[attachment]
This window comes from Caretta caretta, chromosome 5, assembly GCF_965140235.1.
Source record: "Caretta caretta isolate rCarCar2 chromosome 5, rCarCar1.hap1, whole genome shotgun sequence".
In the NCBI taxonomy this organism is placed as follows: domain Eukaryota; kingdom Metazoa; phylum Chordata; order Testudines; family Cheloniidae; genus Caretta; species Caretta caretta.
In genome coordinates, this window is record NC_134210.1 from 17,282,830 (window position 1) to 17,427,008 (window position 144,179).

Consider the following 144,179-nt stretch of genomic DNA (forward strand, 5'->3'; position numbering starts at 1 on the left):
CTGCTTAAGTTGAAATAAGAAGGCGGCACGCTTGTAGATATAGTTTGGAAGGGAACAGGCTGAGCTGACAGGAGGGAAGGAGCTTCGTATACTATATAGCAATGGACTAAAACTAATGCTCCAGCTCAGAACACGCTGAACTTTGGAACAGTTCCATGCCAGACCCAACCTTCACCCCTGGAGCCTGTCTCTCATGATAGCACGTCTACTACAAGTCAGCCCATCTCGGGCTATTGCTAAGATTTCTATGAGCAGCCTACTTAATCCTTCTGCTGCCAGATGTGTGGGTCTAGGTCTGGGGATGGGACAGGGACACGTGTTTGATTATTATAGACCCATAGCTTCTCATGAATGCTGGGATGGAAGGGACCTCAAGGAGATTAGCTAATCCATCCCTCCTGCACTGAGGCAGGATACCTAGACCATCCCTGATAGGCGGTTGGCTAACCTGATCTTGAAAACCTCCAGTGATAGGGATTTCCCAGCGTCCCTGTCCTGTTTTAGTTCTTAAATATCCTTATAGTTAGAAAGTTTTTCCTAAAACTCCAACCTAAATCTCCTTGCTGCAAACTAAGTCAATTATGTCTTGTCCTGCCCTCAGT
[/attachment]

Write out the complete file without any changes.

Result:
This window comes from Caretta caretta, chromosome 5, assembly GCF_965140235.1.
Source record: "Caretta caretta isolate rCarCar2 chromosome 5, rCarCar1.hap1, whole genome shotgun sequence".
In the NCBI taxonomy this organism is placed as follows: domain Eukaryota; kingdom Metazoa; phylum Chordata; order Testudines; family Cheloniidae; genus Caretta; species Caretta caretta.
In genome coordinates, this window is record NC_134210.1 from 17,282,830 (window position 1) to 17,427,008 (window position 144,179).

Consider the following 144,179-nt stretch of genomic DNA (forward strand, 5'->3'; position numbering starts at 1 on the left):
CTGCTTAAGTTGAAATAAGAAGGCGGCACGCTTGTAGATATAGTTTGGAAGGGAACAGGCTGAGCTGACAGGAGGGAAGGAGCTTCGTATACTATATAGCAATGGACTAAAACTAATGCTCCAGCTCAGAACACGCTGAACTTTGGAACAGTTCCATGCCAGACCCAACCTTCACCCCTGGAGCCTGTCTCTCATGATAGCACGTCTACTACAAGTCAGCCCATCTCGGGCTATTGCTAAGATTTCTATGAGCAGCCTACTTAATCCTTCTGCTGCCAGATGTGTGGGTCTAGGTCTGGGGATGGGACAGGGACACGTGTTTGATTATTATAGACCCATAGCTTCTCATGAATGCTGGGATGGAAGGGACCTCAAGGAGATTAGCTAATCCATCCCTCCTGCACTGAGGCAGGATACCTAGACCATCCCTGATAGGCGGTTGGCTAACCTGATCTTGAAAACCTCCAGTGATAGGGATTTCCCAGCGTCCCTGTCCTGTTTTAGTTCTTAAATATCCTTATAGTTAGAAAGTTTTTCCTAAAACTCCAACCTAAATCTCCTTGCTGCAAACTAAGTCAATTATGTCTTGTCCTGCCCTCAGT